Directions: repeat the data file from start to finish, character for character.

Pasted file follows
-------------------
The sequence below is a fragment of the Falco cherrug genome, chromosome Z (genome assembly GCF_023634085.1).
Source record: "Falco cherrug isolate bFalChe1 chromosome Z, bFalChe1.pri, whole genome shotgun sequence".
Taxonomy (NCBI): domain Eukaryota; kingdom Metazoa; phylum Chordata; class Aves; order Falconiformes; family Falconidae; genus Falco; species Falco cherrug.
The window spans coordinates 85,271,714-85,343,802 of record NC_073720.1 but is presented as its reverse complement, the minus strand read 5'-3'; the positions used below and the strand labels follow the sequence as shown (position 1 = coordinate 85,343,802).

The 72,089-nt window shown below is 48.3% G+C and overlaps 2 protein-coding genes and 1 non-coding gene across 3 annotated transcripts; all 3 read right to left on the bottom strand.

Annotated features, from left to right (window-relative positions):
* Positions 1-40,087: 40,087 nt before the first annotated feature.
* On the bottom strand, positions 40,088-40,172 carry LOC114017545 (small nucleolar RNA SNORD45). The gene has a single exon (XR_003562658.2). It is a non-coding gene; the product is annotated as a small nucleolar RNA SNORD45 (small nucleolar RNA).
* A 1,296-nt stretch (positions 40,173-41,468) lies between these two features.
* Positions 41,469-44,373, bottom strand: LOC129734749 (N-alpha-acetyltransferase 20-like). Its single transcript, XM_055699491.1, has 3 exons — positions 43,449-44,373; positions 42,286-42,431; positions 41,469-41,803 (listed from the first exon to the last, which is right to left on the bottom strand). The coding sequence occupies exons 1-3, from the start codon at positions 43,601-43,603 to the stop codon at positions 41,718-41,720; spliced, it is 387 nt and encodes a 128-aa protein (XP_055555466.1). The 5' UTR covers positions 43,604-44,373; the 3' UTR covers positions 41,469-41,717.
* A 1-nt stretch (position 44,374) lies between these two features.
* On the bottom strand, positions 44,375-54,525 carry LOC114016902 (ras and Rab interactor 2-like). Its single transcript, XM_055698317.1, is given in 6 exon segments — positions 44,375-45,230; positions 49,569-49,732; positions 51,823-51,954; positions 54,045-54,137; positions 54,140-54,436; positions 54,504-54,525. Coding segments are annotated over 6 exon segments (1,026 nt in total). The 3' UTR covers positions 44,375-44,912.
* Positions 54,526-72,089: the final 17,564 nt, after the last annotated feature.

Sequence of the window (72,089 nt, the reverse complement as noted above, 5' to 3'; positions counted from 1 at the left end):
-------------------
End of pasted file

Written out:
The sequence below is a fragment of the Falco cherrug genome, chromosome Z (genome assembly GCF_023634085.1).
Source record: "Falco cherrug isolate bFalChe1 chromosome Z, bFalChe1.pri, whole genome shotgun sequence".
Taxonomy (NCBI): domain Eukaryota; kingdom Metazoa; phylum Chordata; class Aves; order Falconiformes; family Falconidae; genus Falco; species Falco cherrug.
The window spans coordinates 85,271,714-85,343,802 of record NC_073720.1 but is presented as its reverse complement, the minus strand read 5'-3'; the positions used below and the strand labels follow the sequence as shown (position 1 = coordinate 85,343,802).

The 72,089-nt window shown below is 48.3% G+C and overlaps 2 protein-coding genes and 1 non-coding gene across 3 annotated transcripts; all 3 read right to left on the bottom strand.

Annotated features, from left to right (window-relative positions):
* Positions 1-40,087: 40,087 nt before the first annotated feature.
* On the bottom strand, positions 40,088-40,172 carry LOC114017545 (small nucleolar RNA SNORD45). The gene has a single exon (XR_003562658.2). It is a non-coding gene; the product is annotated as a small nucleolar RNA SNORD45 (small nucleolar RNA).
* A 1,296-nt stretch (positions 40,173-41,468) lies between these two features.
* Positions 41,469-44,373, bottom strand: LOC129734749 (N-alpha-acetyltransferase 20-like). Its single transcript, XM_055699491.1, has 3 exons — positions 43,449-44,373; positions 42,286-42,431; positions 41,469-41,803 (listed from the first exon to the last, which is right to left on the bottom strand). The coding sequence occupies exons 1-3, from the start codon at positions 43,601-43,603 to the stop codon at positions 41,718-41,720; spliced, it is 387 nt and encodes a 128-aa protein (XP_055555466.1). The 5' UTR covers positions 43,604-44,373; the 3' UTR covers positions 41,469-41,717.
* A 1-nt stretch (position 44,374) lies between these two features.
* On the bottom strand, positions 44,375-54,525 carry LOC114016902 (ras and Rab interactor 2-like). Its single transcript, XM_055698317.1, is given in 6 exon segments — positions 44,375-45,230; positions 49,569-49,732; positions 51,823-51,954; positions 54,045-54,137; positions 54,140-54,436; positions 54,504-54,525. Coding segments are annotated over 6 exon segments (1,026 nt in total). The 3' UTR covers positions 44,375-44,912.
* Positions 54,526-72,089: the final 17,564 nt, after the last annotated feature.

Sequence of the window (72,089 nt, the reverse complement as noted above, 5' to 3'; positions counted from 1 at the left end):